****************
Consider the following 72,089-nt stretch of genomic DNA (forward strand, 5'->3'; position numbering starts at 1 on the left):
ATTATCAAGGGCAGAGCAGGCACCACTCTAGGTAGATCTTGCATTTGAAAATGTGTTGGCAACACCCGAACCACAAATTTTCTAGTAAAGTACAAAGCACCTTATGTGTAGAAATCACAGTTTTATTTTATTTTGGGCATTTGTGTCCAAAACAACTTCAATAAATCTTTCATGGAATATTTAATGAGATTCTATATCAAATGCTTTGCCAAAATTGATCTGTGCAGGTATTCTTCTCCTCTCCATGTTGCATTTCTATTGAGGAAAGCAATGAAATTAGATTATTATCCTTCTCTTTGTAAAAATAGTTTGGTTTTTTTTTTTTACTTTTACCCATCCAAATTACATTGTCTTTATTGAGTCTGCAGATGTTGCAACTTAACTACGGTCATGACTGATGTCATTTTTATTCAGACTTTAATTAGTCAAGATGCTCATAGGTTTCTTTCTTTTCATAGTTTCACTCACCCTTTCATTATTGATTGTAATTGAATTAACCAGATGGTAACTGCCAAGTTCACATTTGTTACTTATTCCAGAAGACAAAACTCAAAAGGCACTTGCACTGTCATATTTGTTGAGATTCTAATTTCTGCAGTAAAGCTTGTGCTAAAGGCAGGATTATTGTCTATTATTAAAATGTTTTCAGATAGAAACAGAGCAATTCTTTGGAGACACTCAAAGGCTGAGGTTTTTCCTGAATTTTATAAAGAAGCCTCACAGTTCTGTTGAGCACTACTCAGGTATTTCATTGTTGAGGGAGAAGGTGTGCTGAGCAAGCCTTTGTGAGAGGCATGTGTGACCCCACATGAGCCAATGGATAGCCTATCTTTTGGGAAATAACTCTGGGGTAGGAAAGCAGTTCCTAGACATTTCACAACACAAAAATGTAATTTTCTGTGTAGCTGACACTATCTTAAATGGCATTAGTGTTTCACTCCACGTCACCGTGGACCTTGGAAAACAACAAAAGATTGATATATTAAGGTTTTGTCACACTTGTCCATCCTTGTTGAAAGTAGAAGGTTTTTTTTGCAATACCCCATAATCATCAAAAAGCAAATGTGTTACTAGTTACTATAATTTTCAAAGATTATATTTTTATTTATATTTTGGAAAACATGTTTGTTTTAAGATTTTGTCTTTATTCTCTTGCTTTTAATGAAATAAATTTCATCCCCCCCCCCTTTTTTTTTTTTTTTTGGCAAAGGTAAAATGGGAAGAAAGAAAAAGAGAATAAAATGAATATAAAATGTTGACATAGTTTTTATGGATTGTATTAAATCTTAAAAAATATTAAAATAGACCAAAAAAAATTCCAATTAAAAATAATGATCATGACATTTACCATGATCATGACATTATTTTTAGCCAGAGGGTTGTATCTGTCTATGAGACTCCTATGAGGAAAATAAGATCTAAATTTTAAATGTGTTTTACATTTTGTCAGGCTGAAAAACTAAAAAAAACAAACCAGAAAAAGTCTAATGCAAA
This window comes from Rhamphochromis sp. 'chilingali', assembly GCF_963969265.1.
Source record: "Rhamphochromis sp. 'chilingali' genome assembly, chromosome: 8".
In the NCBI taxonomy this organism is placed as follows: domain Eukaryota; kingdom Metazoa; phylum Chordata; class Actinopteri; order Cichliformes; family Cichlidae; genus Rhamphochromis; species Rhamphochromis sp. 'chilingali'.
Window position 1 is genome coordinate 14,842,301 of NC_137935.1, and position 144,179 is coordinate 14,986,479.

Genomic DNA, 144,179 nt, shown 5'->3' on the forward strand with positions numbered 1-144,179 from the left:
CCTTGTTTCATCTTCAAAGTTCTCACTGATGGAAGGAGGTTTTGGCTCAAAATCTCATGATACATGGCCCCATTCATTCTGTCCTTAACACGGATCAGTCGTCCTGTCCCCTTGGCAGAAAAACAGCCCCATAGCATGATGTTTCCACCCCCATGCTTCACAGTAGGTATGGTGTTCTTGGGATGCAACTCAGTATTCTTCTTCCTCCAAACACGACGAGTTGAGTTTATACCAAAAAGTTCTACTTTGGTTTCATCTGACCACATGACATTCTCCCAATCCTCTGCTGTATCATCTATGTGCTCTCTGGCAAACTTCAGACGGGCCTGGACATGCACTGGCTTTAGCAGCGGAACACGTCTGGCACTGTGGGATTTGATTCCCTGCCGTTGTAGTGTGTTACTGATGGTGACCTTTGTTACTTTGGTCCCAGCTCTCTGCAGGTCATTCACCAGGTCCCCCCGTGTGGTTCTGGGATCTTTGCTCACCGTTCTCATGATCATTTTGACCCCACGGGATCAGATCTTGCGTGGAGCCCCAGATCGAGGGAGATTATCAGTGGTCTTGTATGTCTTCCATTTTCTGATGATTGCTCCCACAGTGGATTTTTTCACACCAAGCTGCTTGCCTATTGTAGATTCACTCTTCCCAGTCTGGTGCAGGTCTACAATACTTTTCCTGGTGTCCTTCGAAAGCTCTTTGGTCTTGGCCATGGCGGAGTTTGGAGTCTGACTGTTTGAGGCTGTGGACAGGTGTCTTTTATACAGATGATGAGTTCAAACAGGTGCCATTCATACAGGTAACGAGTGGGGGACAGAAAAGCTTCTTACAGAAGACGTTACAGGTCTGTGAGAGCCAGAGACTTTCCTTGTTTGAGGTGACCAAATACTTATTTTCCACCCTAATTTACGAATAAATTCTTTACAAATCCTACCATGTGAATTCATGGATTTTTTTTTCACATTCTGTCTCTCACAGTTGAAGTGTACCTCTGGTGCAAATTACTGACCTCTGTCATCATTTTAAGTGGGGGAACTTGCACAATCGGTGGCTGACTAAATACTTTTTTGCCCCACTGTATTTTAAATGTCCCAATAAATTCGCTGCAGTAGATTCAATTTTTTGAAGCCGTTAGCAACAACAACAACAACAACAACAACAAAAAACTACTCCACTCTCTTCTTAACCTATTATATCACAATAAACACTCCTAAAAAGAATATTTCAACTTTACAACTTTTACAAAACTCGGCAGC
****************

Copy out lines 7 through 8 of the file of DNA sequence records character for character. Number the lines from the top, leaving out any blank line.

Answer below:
Genomic DNA, 144,179 nt, shown 5'->3' on the forward strand with positions numbered 1-144,179 from the left:
CCTTGTTTCATCTTCAAAGTTCTCACTGATGGAAGGAGGTTTTGGCTCAAAATCTCATGATACATGGCCCCATTCATTCTGTCCTTAACACGGATCAGTCGTCCTGTCCCCTTGGCAGAAAAACAGCCCCATAGCATGATGTTTCCACCCCCATGCTTCACAGTAGGTATGGTGTTCTTGGGATGCAACTCAGTATTCTTCTTCCTCCAAACACGACGAGTTGAGTTTATACCAAAAAGTTCTACTTTGGTTTCATCTGACCACATGACATTCTCCCAATCCTCTGCTGTATCATCTATGTGCTCTCTGGCAAACTTCAGACGGGCCTGGACATGCACTGGCTTTAGCAGCGGAACACGTCTGGCACTGTGGGATTTGATTCCCTGCCGTTGTAGTGTGTTACTGATGGTGACCTTTGTTACTTTGGTCCCAGCTCTCTGCAGGTCATTCACCAGGTCCCCCCGTGTGGTTCTGGGATCTTTGCTCACCGTTCTCATGATCATTTTGACCCCACGGGATCAGATCTTGCGTGGAGCCCCAGATCGAGGGAGATTATCAGTGGTCTTGTATGTCTTCCATTTTCTGATGATTGCTCCCACAGTGGATTTTTTCACACCAAGCTGCTTGCCTATTGTAGATTCACTCTTCCCAGTCTGGTGCAGGTCTACAATACTTTTCCTGGTGTCCTTCGAAAGCTCTTTGGTCTTGGCCATGGCGGAGTTTGGAGTCTGACTGTTTGAGGCTGTGGACAGGTGTCTTTTATACAGATGATGAGTTCAAACAGGTGCCATTCATACAGGTAACGAGTGGGGGACAGAAAAGCTTCTTACAGAAGACGTTACAGGTCTGTGAGAGCCAGAGACTTTCCTTGTTTGAGGTGACCAAATACTTATTTTCCACCCTAATTTACGAATAAATTCTTTACAAATCCTACCATGTGAATTCATGGATTTTTTTTTCACATTCTGTCTCTCACAGTTGAAGTGTACCTCTGGTGCAAATTACTGACCTCTGTCATCATTTTAAGTGGGGGAACTTGCACAATCGGTGGCTGACTAAATACTTTTTTGCCCCACTGTATTTTAAATGTCCCAATAAATTCGCTGCAGTAGATTCAATTTTTTGAAGCCGTTAGCAACAACAACAACAACAACAACAACAAAAAACTACTCCACTCTCTTCTTAACCTATTATATCACAATAAACACTCCTAAAAAGAATATTTCAACTTTACAACTTTTACAAAACTCGGCAGC